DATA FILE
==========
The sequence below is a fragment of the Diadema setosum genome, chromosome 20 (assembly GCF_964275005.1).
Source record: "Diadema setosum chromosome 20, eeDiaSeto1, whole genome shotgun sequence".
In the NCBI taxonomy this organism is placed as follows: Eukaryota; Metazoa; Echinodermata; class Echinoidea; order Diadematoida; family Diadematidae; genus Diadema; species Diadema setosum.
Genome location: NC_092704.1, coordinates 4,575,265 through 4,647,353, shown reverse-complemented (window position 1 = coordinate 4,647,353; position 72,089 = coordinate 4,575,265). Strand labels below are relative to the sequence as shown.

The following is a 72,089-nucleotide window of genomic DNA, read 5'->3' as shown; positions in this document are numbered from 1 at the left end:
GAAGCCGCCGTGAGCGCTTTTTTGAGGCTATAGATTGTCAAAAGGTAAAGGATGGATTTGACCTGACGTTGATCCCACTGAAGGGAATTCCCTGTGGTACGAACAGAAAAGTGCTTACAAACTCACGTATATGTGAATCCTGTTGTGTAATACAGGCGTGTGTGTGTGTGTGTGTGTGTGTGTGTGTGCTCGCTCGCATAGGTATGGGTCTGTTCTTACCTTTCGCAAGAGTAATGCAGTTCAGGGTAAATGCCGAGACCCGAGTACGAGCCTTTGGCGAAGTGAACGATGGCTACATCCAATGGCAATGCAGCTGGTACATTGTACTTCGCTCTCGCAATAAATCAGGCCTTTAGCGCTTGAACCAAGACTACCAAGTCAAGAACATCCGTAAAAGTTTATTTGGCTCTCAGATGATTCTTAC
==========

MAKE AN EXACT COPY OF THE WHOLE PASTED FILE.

The sequence below is a fragment of the Diadema setosum genome, chromosome 20 (assembly GCF_964275005.1).
Source record: "Diadema setosum chromosome 20, eeDiaSeto1, whole genome shotgun sequence".
In the NCBI taxonomy this organism is placed as follows: Eukaryota; Metazoa; Echinodermata; class Echinoidea; order Diadematoida; family Diadematidae; genus Diadema; species Diadema setosum.
Genome location: NC_092704.1, coordinates 4,575,265 through 4,647,353, shown reverse-complemented (window position 1 = coordinate 4,647,353; position 72,089 = coordinate 4,575,265). Strand labels below are relative to the sequence as shown.

The following is a 72,089-nucleotide window of genomic DNA, read 5'->3' as shown; positions in this document are numbered from 1 at the left end:
GAAGCCGCCGTGAGCGCTTTTTTGAGGCTATAGATTGTCAAAAGGTAAAGGATGGATTTGACCTGACGTTGATCCCACTGAAGGGAATTCCCTGTGGTACGAACAGAAAAGTGCTTACAAACTCACGTATATGTGAATCCTGTTGTGTAATACAGGCGTGTGTGTGTGTGTGTGTGTGTGTGTGTGTGCTCGCTCGCATAGGTATGGGTCTGTTCTTACCTTTCGCAAGAGTAATGCAGTTCAGGGTAAATGCCGAGACCCGAGTACGAGCCTTTGGCGAAGTGAACGATGGCTACATCCAATGGCAATGCAGCTGGTACATTGTACTTCGCTCTCGCAATAAATCAGGCCTTTAGCGCTTGAACCAAGACTACCAAGTCAAGAACATCCGTAAAAGTTTATTTGGCTCTCAGATGATTCTTAC